How to Meet New People

You’re new to the area.

You’d like to get to know the lay of the land – the powers that be in the local arts community. What do you do? Do you just call them up? Introduce yourself at an opening?

Be Inspired by Her Story

Photographer E. Brady Robinson got to know arts leaders in the Washington, D.C. area by initiating a project to photograph their desks.

Desks as Portraits: An Inside Look at the DC Art World documents the working spaces of DC-area curators, collectors, writers, art critics, museum directors, artists, and tastemakers.

E. Brady Robinson, Andrea Pollan's Desk

©2011 E. Brady Robinson, Andrea Pollan's Desk. Pollan is the founder/director of Curator's Office.

It turns out that it’s pretty interesting to be a voyeur and gaze into these offices. You want to see the technology, the paper, and the art on the walls.

This is nice for us, but Brady was the real winner. What a networking opportunity! All of the people she has met!

Not only did this project help Brady get to know the movers and shakers in her new location, the Washington Post picked up on the story and gave her a nice feature.

Don’t copy, but be inspired by this story.

What can you begin that will introduce your name to the arts leaders in your area?

 

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6 comments to How to Meet New People

  • I threw an “art salon” dinner and invited them to come and chat about a particular subject i chose.

    • Cindy: Did they know about the subject ahead of time? Can we have an example?

      • Yes, they did Alyson. I was new to the area and had not personally met any of them. I believe the question was something like “what does your art say about you, your personality, your likes, your style? Do you think it is critical to stay withing a specific genre or style to be successful? So what is your personal definition of success?” I emailed it out, let us all get friendly for a while (pouring the wine), served dinner and then started the conversation. It was not important for this evening to stay on topic, just needed to have an ice-breaker as such. We made certain that among the 10 guests we had a variety of mediums (poetry, landscape, potter, book maker, writer etc). It was great fun and really opened a lot of new avenues of personal and professional friendships for me.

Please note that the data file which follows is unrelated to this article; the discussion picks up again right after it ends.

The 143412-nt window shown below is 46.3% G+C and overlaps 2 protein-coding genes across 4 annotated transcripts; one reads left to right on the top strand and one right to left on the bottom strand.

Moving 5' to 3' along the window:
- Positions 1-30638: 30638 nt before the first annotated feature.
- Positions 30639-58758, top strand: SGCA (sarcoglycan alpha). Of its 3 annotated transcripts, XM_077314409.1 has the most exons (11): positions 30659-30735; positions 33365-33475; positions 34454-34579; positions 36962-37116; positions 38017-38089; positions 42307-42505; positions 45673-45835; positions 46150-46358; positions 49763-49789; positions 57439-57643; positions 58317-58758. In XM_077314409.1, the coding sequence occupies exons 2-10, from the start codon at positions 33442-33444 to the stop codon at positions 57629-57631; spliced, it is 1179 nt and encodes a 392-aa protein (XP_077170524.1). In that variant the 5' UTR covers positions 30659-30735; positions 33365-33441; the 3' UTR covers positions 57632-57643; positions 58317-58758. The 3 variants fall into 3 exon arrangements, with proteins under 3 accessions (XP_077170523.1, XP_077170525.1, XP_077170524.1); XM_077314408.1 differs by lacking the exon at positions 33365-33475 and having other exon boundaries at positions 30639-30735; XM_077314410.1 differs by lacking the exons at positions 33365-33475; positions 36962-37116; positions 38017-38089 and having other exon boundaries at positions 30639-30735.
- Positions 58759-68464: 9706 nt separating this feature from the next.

• Hi Alyson,
    I was an artist/Army wife for sixteen years and virtually had to start over building my reputation with each move. I always found the best and quickest way to get to know
    the art movers and shakers was to volunteer in the local artists’ guilds. If you are
    on the board, you will not only meet with the heads of area museums and exhibit spaces, but you will meet other artists and discover the ones who are on your wavelength. I often got to select judges and assist them during local competitions and these were gallery owners or directors of Arts Councils.